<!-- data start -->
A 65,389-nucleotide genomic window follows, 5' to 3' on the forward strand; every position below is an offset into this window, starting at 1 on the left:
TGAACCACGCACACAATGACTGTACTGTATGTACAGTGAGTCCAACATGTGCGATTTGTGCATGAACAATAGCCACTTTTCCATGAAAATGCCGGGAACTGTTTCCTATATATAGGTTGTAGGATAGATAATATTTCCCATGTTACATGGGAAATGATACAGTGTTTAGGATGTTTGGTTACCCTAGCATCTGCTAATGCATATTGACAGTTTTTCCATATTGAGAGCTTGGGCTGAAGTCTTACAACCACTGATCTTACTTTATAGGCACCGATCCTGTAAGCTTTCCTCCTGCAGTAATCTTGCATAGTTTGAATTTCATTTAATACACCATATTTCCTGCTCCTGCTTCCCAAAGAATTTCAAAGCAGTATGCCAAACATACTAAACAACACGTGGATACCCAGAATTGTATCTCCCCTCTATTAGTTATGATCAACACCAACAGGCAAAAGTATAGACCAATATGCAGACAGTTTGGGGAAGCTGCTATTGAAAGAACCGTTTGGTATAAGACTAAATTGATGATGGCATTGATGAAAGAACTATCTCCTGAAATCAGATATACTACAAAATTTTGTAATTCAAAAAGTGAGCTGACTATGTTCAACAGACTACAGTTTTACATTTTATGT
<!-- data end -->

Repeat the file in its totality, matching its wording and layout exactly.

A 65,389-nucleotide genomic window follows, 5' to 3' on the forward strand; every position below is an offset into this window, starting at 1 on the left:
TGAACCACGCACACAATGACTGTACTGTATGTACAGTGAGTCCAACATGTGCGATTTGTGCATGAACAATAGCCACTTTTCCATGAAAATGCCGGGAACTGTTTCCTATATATAGGTTGTAGGATAGATAATATTTCCCATGTTACATGGGAAATGATACAGTGTTTAGGATGTTTGGTTACCCTAGCATCTGCTAATGCATATTGACAGTTTTTCCATATTGAGAGCTTGGGCTGAAGTCTTACAACCACTGATCTTACTTTATAGGCACCGATCCTGTAAGCTTTCCTCCTGCAGTAATCTTGCATAGTTTGAATTTCATTTAATACACCATATTTCCTGCTCCTGCTTCCCAAAGAATTTCAAAGCAGTATGCCAAACATACTAAACAACACGTGGATACCCAGAATTGTATCTCCCCTCTATTAGTTATGATCAACACCAACAGGCAAAAGTATAGACCAATATGCAGACAGTTTGGGGAAGCTGCTATTGAAAGAACCGTTTGGTATAAGACTAAATTGATGATGGCATTGATGAAAGAACTATCTCCTGAAATCAGATATACTACAAAATTTTGTAATTCAAAAAGTGAGCTGACTATGTTCAACAGACTACAGTTTTACATTTTATGT